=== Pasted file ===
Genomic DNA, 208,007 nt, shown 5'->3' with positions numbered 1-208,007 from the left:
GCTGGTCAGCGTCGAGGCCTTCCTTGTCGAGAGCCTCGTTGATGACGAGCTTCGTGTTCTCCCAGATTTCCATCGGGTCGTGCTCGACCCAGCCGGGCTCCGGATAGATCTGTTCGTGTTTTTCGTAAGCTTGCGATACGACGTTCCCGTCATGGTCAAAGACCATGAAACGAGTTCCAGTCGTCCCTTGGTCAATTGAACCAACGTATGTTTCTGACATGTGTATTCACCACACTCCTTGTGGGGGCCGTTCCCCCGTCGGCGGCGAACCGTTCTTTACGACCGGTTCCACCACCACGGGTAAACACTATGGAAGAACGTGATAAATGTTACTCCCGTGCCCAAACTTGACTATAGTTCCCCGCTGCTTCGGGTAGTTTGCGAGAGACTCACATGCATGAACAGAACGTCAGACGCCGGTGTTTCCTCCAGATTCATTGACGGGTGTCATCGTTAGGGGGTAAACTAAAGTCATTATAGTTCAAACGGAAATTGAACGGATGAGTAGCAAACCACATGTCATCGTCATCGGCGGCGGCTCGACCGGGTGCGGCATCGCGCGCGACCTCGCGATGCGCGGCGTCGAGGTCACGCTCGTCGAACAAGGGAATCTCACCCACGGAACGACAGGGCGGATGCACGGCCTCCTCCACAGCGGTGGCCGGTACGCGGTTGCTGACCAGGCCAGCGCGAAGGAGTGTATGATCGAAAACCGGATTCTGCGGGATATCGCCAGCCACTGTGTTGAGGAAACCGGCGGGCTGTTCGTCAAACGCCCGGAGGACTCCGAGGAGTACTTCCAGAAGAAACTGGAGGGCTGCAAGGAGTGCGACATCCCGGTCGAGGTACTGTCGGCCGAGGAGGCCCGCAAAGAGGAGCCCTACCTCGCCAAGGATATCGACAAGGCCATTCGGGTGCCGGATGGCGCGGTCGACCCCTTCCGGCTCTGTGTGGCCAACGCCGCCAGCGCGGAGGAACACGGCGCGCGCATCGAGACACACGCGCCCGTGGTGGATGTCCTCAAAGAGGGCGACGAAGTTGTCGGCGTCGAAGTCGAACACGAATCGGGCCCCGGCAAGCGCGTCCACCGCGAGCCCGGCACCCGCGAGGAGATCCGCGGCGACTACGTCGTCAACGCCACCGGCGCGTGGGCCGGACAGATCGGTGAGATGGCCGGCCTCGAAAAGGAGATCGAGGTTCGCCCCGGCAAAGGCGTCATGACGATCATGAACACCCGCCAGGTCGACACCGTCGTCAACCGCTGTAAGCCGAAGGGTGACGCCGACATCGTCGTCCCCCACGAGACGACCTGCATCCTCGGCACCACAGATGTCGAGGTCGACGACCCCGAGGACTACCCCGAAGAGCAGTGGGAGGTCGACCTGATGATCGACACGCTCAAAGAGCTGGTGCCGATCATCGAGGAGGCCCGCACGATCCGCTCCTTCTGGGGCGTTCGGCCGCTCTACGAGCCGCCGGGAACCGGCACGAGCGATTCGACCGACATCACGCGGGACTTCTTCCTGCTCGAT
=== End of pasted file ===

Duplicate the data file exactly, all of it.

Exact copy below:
Genomic DNA, 208,007 nt, shown 5'->3' with positions numbered 1-208,007 from the left:
GCTGGTCAGCGTCGAGGCCTTCCTTGTCGAGAGCCTCGTTGATGACGAGCTTCGTGTTCTCCCAGATTTCCATCGGGTCGTGCTCGACCCAGCCGGGCTCCGGATAGATCTGTTCGTGTTTTTCGTAAGCTTGCGATACGACGTTCCCGTCATGGTCAAAGACCATGAAACGAGTTCCAGTCGTCCCTTGGTCAATTGAACCAACGTATGTTTCTGACATGTGTATTCACCACACTCCTTGTGGGGGCCGTTCCCCCGTCGGCGGCGAACCGTTCTTTACGACCGGTTCCACCACCACGGGTAAACACTATGGAAGAACGTGATAAATGTTACTCCCGTGCCCAAACTTGACTATAGTTCCCCGCTGCTTCGGGTAGTTTGCGAGAGACTCACATGCATGAACAGAACGTCAGACGCCGGTGTTTCCTCCAGATTCATTGACGGGTGTCATCGTTAGGGGGTAAACTAAAGTCATTATAGTTCAAACGGAAATTGAACGGATGAGTAGCAAACCACATGTCATCGTCATCGGCGGCGGCTCGACCGGGTGCGGCATCGCGCGCGACCTCGCGATGCGCGGCGTCGAGGTCACGCTCGTCGAACAAGGGAATCTCACCCACGGAACGACAGGGCGGATGCACGGCCTCCTCCACAGCGGTGGCCGGTACGCGGTTGCTGACCAGGCCAGCGCGAAGGAGTGTATGATCGAAAACCGGATTCTGCGGGATATCGCCAGCCACTGTGTTGAGGAAACCGGCGGGCTGTTCGTCAAACGCCCGGAGGACTCCGAGGAGTACTTCCAGAAGAAACTGGAGGGCTGCAAGGAGTGCGACATCCCGGTCGAGGTACTGTCGGCCGAGGAGGCCCGCAAAGAGGAGCCCTACCTCGCCAAGGATATCGACAAGGCCATTCGGGTGCCGGATGGCGCGGTCGACCCCTTCCGGCTCTGTGTGGCCAACGCCGCCAGCGCGGAGGAACACGGCGCGCGCATCGAGACACACGCGCCCGTGGTGGATGTCCTCAAAGAGGGCGACGAAGTTGTCGGCGTCGAAGTCGAACACGAATCGGGCCCCGGCAAGCGCGTCCACCGCGAGCCCGGCACCCGCGAGGAGATCCGCGGCGACTACGTCGTCAACGCCACCGGCGCGTGGGCCGGACAGATCGGTGAGATGGCCGGCCTCGAAAAGGAGATCGAGGTTCGCCCCGGCAAAGGCGTCATGACGATCATGAACACCCGCCAGGTCGACACCGTCGTCAACCGCTGTAAGCCGAAGGGTGACGCCGACATCGTCGTCCCCCACGAGACGACCTGCATCCTCGGCACCACAGATGTCGAGGTCGACGACCCCGAGGACTACCCCGAAGAGCAGTGGGAGGTCGACCTGATGATCGACACGCTCAAAGAGCTGGTGCCGATCATCGAGGAGGCCCGCACGATCCGCTCCTTCTGGGGCGTTCGGCCGCTCTACGAGCCGCCGGGAACCGGCACGAGCGATTCGACCGACATCACGCGGGACTTCTTCCTGCTCGAT